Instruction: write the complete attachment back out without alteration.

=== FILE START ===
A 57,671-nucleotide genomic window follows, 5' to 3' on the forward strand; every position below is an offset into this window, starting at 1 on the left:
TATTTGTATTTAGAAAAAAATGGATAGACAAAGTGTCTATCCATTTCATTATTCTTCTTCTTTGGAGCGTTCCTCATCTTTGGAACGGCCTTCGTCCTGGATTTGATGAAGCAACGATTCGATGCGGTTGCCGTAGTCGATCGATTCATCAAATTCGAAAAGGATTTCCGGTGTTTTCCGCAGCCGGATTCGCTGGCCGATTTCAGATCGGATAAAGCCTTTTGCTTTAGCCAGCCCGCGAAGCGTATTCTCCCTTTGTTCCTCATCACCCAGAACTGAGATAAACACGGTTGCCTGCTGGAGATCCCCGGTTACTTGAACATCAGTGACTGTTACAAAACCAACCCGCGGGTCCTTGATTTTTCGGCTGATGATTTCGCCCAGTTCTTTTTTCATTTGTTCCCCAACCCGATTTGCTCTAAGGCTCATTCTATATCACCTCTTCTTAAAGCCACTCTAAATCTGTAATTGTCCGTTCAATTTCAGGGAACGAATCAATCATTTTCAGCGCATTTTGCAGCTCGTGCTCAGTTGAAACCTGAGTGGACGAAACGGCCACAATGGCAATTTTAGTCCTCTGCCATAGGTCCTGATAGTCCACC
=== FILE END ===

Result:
A 57,671-nucleotide genomic window follows, 5' to 3' on the forward strand; every position below is an offset into this window, starting at 1 on the left:
TATTTGTATTTAGAAAAAAATGGATAGACAAAGTGTCTATCCATTTCATTATTCTTCTTCTTTGGAGCGTTCCTCATCTTTGGAACGGCCTTCGTCCTGGATTTGATGAAGCAACGATTCGATGCGGTTGCCGTAGTCGATCGATTCATCAAATTCGAAAAGGATTTCCGGTGTTTTCCGCAGCCGGATTCGCTGGCCGATTTCAGATCGGATAAAGCCTTTTGCTTTAGCCAGCCCGCGAAGCGTATTCTCCCTTTGTTCCTCATCACCCAGAACTGAGATAAACACGGTTGCCTGCTGGAGATCCCCGGTTACTTGAACATCAGTGACTGTTACAAAACCAACCCGCGGGTCCTTGATTTTTCGGCTGATGATTTCGCCCAGTTCTTTTTTCATTTGTTCCCCAACCCGATTTGCTCTAAGGCTCATTCTATATCACCTCTTCTTAAAGCCACTCTAAATCTGTAATTGTCCGTTCAATTTCAGGGAACGAATCAATCATTTTCAGCGCATTTTGCAGCTCGTGCTCAGTTGAAACCTGAGTGGACGAAACGGCCACAATGGCAATTTTAGTCCTCTGCCATAGGTCCTGATAGTCCACC